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Behind the Scenes of Broadway’s ‘Beautiful: The Carole King Musical’: Interviews with Evan Todd and Bobby Pearce + PHOTOS

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Everyone talks about the glamour of performing on Broadway – singing on historical stages, working with incredible actors, or dancing in the most beautiful custom designs. Only those in the industry talk about the redundancy that can come with the jobs on Broadway. You may love “A Whole New World” but do you think you would still love it after playing the role of Jasmine for four years? (Luckily, Courtney Reed did!) While crew members of “Phantom of the Opera” may have nightmares about the organ intro for years after their employment, both the cast and crew drew the lucky straw with the music of “Beautiful: The Carole King Musical”. With its catchy tunes written by the ever-glorious Carole King, it’s hard to not want to work everyday as the music never gets old. It’s brilliant, timeless, and sometimes heart-wrenching that the crew keeps the backstage speakers on so they can hear the cast perform every night!

“Beautiful: The Carole King Musical” has a stunning, retro wardrobe that spans from the 50s to the 70s. Wardrobe Supervisor, Bobby Pearce, talked to us about the progression of the wardrobe through the show, the particularly masterful transition pieces worn by the Shirelles, and why Carole’s on-stage wardrobe is merely an inspiration from her original pieces instead of direct copies. Afterwards, we talked to the hilarious and charming Evan Todd (whom you may know as Jane’s book editor on “Jane the Virgin”) about his Broadway debut as Jerry (Carole’s first husband), how his character changes with each actress who plays Carole, and why everyone, not just hardcore fans, should see this musical.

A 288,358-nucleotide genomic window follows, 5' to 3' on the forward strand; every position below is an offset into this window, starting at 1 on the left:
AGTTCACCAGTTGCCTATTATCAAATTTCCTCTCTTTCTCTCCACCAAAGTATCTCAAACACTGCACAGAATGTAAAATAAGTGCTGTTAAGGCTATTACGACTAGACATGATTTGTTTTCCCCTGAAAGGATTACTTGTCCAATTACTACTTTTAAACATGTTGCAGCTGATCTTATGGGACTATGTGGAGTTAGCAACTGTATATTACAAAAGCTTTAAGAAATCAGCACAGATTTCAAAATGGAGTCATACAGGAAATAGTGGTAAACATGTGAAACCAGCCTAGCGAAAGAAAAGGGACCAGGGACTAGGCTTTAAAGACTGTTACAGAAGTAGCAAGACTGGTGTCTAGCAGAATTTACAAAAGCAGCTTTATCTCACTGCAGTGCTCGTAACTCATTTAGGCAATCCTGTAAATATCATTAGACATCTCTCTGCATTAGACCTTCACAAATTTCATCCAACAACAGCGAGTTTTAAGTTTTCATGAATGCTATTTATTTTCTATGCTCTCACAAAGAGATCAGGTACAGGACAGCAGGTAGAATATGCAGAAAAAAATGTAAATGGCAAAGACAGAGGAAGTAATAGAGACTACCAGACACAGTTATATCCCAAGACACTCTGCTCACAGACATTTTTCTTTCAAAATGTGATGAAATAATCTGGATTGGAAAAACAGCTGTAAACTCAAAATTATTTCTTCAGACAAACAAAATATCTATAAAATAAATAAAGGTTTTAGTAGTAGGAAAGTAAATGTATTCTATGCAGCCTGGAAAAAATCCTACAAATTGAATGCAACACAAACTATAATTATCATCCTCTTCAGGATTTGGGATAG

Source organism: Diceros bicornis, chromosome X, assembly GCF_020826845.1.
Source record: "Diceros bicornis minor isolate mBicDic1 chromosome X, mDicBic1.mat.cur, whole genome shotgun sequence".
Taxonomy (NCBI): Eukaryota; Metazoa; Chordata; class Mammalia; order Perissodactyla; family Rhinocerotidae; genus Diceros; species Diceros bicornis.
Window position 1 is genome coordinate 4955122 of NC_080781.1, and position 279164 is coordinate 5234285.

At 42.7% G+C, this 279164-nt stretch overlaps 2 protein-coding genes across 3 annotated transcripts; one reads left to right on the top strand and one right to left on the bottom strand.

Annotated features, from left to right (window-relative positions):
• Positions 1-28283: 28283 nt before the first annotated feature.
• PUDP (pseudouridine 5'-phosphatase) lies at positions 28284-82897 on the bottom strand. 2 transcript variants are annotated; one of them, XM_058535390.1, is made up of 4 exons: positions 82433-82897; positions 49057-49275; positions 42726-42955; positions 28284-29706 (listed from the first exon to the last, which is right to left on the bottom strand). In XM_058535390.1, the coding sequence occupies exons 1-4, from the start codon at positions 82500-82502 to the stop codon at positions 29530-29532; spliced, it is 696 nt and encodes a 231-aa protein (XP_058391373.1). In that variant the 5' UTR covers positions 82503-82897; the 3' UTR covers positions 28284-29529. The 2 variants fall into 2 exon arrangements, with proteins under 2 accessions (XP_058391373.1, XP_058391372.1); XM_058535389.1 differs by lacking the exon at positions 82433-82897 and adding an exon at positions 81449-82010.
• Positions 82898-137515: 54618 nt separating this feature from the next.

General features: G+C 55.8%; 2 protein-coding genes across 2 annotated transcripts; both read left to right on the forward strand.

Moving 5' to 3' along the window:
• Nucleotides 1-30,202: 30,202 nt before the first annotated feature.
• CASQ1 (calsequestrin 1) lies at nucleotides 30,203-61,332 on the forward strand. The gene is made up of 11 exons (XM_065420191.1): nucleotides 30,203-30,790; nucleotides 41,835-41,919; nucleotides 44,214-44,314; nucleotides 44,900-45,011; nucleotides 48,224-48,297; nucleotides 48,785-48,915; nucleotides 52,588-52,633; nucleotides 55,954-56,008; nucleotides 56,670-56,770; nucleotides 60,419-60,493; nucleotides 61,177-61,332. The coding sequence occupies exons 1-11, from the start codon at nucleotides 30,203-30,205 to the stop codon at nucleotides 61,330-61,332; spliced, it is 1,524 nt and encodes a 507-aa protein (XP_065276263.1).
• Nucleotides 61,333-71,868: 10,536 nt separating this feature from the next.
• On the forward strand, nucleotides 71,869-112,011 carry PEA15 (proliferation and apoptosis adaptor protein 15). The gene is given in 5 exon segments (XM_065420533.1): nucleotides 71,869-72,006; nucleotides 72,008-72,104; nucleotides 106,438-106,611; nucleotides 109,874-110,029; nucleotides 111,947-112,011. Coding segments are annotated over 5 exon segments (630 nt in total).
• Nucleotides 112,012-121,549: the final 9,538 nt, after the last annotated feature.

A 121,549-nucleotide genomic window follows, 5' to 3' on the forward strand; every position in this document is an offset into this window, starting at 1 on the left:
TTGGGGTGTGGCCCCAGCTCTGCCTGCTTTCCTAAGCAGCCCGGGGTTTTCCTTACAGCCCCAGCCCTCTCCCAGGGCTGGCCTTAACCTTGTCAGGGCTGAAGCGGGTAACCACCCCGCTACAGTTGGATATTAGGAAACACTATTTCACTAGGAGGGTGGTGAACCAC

The belt of Carole’s Carnegie Hall dress in the final scene

Q&A with Bobby Pearce

What color palettes can we find throughout the show? Can you describe certain scenes as more orange, purple, maybe even black and white?

It was broken down more by period than color. Our designer happens to like blue, and it’s used in the finale. He certainly did think about color so everyone fits in the same scene, but it was more about the time period. The characters need to look good next to each other. Some of the scenes have a cool feeling or warm feeling so that everything looks good. He also does something that I noticed the first time I saw the upfronts. The end of the show is very turquoise, for the “One Fine Day” number. He has Carole in a pink [ensemble] which separates her from what’s going on, which is genius because her husband is having an affair with someone in that group and Carole stands out.

One of Carole’s pieces from her songwriter years

How would you say Carole’s wardrobe progresses as she becomes a mother and a more successful songwriter?

What really changes is her hair. [Her wardrobe] becomes looser and hip by the time she sings “You’ve Got a Friend”. She starts off not knowing a lot about fashion. As the show, and her real life, went on, she certainly became part of the period.

Details of Carole’s wardrobe for “You’ve Got a Friend”

Details of Carole’s wardrobe for “You’ve Got a Friend”

Were any of the designs based off of anything Carole wore in real life?

The difficult thing about designing a show is that you can look to something someone wore in real life, but it’s not going to tell the same story that it would today to an audience in 2018. They might look at it [now] and go “Wow, that’s horrible.” But it was high fashion in the period. So a classic ensemble is the “You Got a Friend” dress. It’s really of the period. The macramé belt is really of the period. What would have been more of the period is a patchwork design. On stage, it’d look like a quilt. You have to take a look at real history and what she really wore and tell the story in a way that the audience today would understand it.

Carole’s Carnegie Hall dress

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